Repeated Measures ANOVA
Load ANOVA data setRepeated measures ANOVA tests whether there are statistically significant differences in three or more dependent samples.
The one-factor analysis of variance with repeated measures is the extension of the t-test for dependent samples for more than two groups.
In the t-test for dependent samples, we examined whether there is a difference between two dependent samples. If we want to test whether there is a difference between more than two dependent samples, we use the analysis of variance with repeated measures.
So what are dependent samples?
In a dependent sample, the measured values are connected. For example, if a sample is drawn of people who have knee surgery and these people are interviewed before the surgery and one week and two weeks after the surgery, it is a dependent sample. This is the case because the same person was interviewed at two points in time.
Repeated measures
Measurements are repeated when a person is questioned at different times. This is the case, for example, when a person is asked about the intensity of the pain after 3, 6 and 9 months after a surgery.
Difference of analysis of variance with and without repeated measurements
If 3 or more independent samples are available, ANOVA without repeated measures is used. But be careful, of course the assumptions have to be checked! More about this later!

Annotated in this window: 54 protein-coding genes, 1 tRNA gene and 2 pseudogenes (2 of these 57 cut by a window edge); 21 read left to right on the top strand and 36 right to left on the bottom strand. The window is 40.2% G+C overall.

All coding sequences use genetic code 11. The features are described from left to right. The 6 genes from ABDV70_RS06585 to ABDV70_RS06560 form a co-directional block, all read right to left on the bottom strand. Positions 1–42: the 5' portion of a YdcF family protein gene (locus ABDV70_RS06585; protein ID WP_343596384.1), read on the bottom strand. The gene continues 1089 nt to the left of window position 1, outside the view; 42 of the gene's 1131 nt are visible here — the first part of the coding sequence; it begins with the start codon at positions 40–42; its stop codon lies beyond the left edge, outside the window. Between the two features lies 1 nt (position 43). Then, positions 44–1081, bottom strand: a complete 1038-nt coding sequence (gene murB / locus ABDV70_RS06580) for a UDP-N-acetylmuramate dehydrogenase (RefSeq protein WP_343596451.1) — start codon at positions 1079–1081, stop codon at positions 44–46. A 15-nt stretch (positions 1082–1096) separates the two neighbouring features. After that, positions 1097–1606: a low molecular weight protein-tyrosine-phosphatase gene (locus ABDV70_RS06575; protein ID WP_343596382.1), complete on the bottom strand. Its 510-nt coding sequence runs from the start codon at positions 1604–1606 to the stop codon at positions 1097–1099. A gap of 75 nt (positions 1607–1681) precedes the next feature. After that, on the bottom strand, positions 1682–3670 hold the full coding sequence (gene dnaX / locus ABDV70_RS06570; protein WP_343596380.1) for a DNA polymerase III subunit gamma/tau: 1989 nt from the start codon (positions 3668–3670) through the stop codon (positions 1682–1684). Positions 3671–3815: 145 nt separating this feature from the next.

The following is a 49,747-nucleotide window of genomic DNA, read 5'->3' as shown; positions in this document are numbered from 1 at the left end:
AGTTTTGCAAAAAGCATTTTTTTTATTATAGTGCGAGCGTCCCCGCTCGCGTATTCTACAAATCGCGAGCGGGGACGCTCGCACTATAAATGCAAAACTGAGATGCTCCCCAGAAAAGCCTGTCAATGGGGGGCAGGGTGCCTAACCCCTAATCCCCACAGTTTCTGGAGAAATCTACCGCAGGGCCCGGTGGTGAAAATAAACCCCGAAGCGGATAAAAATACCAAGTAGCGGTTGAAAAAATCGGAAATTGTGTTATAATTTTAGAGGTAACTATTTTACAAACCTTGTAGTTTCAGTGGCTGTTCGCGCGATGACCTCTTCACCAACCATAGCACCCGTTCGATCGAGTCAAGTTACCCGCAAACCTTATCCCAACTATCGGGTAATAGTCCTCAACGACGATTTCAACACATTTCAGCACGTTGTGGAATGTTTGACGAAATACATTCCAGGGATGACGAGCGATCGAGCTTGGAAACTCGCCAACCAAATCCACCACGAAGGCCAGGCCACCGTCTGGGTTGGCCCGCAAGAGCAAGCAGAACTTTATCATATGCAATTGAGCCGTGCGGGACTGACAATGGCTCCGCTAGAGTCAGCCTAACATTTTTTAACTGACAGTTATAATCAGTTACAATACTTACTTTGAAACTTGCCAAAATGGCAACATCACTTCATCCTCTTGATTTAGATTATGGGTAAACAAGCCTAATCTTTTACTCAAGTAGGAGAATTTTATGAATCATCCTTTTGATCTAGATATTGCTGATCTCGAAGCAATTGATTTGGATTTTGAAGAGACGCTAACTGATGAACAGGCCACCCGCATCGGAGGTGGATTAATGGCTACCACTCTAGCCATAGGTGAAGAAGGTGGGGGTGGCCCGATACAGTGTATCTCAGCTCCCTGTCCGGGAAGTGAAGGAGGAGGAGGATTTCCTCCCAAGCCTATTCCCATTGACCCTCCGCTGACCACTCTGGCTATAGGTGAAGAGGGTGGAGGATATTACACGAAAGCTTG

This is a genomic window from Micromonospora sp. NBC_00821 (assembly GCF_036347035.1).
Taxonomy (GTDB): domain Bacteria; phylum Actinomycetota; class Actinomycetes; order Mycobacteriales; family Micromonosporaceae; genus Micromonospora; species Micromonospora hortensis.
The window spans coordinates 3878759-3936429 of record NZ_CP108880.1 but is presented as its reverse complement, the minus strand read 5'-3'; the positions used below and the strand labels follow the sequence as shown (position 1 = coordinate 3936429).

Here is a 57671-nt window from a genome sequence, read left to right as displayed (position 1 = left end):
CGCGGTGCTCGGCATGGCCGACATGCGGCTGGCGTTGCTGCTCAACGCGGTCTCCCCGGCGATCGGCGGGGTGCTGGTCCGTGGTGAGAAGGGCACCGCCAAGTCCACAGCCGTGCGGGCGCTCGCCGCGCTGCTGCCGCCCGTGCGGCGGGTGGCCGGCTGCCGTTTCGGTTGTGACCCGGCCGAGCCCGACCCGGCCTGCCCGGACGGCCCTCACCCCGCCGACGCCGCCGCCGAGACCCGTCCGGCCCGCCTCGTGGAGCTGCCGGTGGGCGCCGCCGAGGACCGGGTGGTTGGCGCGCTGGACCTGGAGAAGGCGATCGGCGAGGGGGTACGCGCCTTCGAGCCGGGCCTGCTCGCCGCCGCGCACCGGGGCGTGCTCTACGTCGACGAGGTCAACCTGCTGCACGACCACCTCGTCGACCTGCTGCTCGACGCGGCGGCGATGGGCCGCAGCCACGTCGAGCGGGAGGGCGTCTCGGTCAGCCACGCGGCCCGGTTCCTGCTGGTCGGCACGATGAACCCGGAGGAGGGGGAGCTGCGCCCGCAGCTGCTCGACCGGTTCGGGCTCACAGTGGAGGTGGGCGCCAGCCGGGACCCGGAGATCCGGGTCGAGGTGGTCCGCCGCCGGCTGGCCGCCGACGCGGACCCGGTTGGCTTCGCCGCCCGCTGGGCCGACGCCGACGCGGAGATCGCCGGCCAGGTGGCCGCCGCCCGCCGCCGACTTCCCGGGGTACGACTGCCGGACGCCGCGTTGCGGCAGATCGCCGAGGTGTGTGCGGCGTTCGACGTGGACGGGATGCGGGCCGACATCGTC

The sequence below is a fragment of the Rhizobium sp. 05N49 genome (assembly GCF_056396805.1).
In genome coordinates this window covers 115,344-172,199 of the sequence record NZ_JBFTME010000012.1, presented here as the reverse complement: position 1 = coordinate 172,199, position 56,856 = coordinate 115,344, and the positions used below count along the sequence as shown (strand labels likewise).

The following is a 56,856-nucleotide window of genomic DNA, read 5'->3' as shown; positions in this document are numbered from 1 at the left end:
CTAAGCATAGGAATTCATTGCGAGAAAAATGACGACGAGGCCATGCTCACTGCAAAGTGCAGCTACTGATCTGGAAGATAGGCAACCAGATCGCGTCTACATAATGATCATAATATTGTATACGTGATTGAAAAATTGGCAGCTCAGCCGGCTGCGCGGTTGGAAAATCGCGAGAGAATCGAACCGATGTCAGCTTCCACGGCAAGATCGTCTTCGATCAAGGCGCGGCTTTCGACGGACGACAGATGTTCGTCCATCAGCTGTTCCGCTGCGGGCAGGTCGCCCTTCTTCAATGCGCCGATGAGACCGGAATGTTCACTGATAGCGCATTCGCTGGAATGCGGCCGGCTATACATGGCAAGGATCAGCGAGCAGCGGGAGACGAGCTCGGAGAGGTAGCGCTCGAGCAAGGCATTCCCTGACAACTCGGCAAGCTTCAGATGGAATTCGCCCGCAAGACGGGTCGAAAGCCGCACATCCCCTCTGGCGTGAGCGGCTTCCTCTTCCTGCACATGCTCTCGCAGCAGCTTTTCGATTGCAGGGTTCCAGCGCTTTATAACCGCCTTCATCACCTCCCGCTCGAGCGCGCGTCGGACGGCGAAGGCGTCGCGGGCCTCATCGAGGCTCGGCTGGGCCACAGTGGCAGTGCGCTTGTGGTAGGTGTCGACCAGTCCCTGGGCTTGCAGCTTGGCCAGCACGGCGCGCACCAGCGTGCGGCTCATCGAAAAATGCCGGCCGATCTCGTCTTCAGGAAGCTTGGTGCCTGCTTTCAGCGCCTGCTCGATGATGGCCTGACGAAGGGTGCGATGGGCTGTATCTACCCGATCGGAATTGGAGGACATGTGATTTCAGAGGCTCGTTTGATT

Example of repeated measures ANOVA
You might be interested to know whether therapy after a slipped disc has an influence on the patient's perception of pain. For this purpose, you measure the pain perception before the therapy, in the middle of the therapy and at the end of the therapy. Now you want to know if there is a difference between the different times.
So, your independent Variable is time, or therapy progressing over time. Your dependent variable is the pain perception. You now have a history of the pain perception of each person over time and want to know whether the therapy has an influence on the pain perception.
To put it simply, in the left case the therapy has an influence and in the right case the therapy has no influence on the pain sensation. In the course of time, the pain sensation does not change on the right hand case, but it does on the left hand one.
Research question and hypotheses
What is the research question in a repeated measures ANOVA? The research question is: Is there a significant difference between the dependent groups in terms of the mean?
The null and alternative hypotheses result in:
- Null hypothesis: there are no significant differences between the dependent groups.
- Alternative hypothesis: there is a significant difference between the dependent groups.
Assumptions ANOVA with repeated measures
Now we come to the assumptions of ANOVA with repeated measures and finally I will show you how you can easily calculate it online. So what are the assumptions?
- Dependent samples: The samples must be dependent samples.
- Normality: The data should be approximately normally distributed and have metric scale level. This assumption is especially important when the sample size is small. When the sample size is large, ANOVA is somewhat robust to violations of normality.